A quick aside for sweet wines! These grapes are also blended to make the famous sweet wines of Bordeaux, including Sauternes. To make the dessert wines — among the most prized in the world — the grapes stay on their vines well past the point of ripeness, until a fungus shrivels the grapes and concentrates their juices into a sweet elixir (which sounds disgusting but is actually delicious). 

The Sub-Regions to Seek Out

For the dry whites, there’s also regionality to consider within Bordeaux: This is a key take-away for finding those world-class, textural wines. 

The highest quality whites in Bordeaux are made in Pessac-Léognan, with price tags to match (like a 2019 Château Haut Brion Blanc for $769 a bottle). These wines rarely show up on shelves for less than $50. They’re prized for their power and flavor complexity, and a finish that goes on and on. 

But I’ve found that the complexity of Pessac-Léognan wines carries through in bottles from nearby Graves. These are the ones that way overdeliver at around a $20 price point.  

And those structured wines are also being made by organic and biodynamic producers throughout the region, like the ones I’m highlighting here. Look for a higher proportion of Sémillon, at least one-third of the blend.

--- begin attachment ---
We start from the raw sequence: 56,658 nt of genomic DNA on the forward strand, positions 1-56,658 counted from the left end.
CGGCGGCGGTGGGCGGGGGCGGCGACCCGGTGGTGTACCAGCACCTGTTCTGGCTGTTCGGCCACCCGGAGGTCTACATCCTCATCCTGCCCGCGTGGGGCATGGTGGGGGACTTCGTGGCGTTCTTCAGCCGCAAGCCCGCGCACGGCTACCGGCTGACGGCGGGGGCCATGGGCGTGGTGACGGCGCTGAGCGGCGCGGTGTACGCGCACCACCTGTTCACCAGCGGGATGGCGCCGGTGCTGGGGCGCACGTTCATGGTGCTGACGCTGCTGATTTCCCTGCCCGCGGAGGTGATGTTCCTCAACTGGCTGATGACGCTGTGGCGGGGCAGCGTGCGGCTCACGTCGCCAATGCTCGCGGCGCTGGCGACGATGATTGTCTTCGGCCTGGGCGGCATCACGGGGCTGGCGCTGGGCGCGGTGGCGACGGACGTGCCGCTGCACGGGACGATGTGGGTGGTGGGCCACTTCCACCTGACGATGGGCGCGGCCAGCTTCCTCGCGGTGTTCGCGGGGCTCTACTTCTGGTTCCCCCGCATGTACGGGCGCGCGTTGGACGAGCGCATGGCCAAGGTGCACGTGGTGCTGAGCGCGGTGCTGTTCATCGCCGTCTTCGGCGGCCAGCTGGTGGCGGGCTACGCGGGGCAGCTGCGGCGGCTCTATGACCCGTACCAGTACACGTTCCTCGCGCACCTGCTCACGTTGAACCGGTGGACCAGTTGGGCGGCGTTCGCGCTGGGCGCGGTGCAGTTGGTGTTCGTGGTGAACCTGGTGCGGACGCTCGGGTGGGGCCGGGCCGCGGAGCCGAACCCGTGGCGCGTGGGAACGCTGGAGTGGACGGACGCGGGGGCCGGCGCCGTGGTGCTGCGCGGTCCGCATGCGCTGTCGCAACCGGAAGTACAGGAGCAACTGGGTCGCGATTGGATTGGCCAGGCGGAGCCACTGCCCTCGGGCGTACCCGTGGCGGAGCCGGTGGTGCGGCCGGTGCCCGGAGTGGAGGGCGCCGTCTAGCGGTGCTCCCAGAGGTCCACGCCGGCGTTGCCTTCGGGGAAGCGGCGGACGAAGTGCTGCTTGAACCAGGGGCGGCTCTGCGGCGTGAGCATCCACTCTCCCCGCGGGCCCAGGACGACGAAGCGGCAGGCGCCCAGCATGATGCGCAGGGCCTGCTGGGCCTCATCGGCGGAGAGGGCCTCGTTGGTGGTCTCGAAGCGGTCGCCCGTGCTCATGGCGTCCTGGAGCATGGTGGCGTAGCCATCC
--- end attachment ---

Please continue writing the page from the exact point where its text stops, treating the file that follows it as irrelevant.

Three to Try

For ease of ordering, this week’s wines are all available at one of my favorite retailers, Astor Wines in NYC, which ships nationally.

Chateau du Champ des Treilles, Vin Passion, Bordeaux 2019 ($17)

Top value. I looked a little farther afield for this wine, to the easterly St. Foy area. Jean-Michel Comme is one of Bordeaux’s biodynamic pioneers, and coincidentally the producer who got me hooked on biodynamic wine. I spent some time with him in Bordeaux a few years back, learning the science behind the biodynamic philosophy. This wine is equal parts Sémillon, Sauvignon Blanc, and Muscadelle, offering white flowers and citrus on the nose, and juicy flavors of lemon, pear, and sea salt. Lively acidity juxtaposes a creamy texture and a long minerally finish. This was a lovely pairing with garlicky sautéed shrimp, roasted asparagus, and blistered shishito peppers.

Chateau Peybonhomme-les-Tours, Le Blanc Bonhomme, Côtes de Blaye 2018 ($20)

My favorite. A 50% Sémillon, 50% Sauvignon Blanc blend that’s at once fresh and rich, with bright aromatics and flavors of citrus and ripe stone fruit, counterbalanced by textural depth and a fuller body. The wine is made by the Hubert family, an early biodynamic farmer in Bordeaux. This was excellent with plank-roasted salmon and a vinaigrette-dressed green salad.

Chateau Pontet Reynaud, Graves Blanc, Grand Vin de Bordeaux 2017($25) 

From a fifth-generation estate that is practicing organic, this wine is 50% Sémillon, 40% Sauvignon Blanc, and 10% Muscadelle. It leads with floral, citrus, and pear aromas and flavors that evolve into saline minerality and creaminess, with a rounded mouthfeel and long finish. I enjoyed this with Peruvian roasted chicken and fries (don’t skip the spicy cilantro sauce).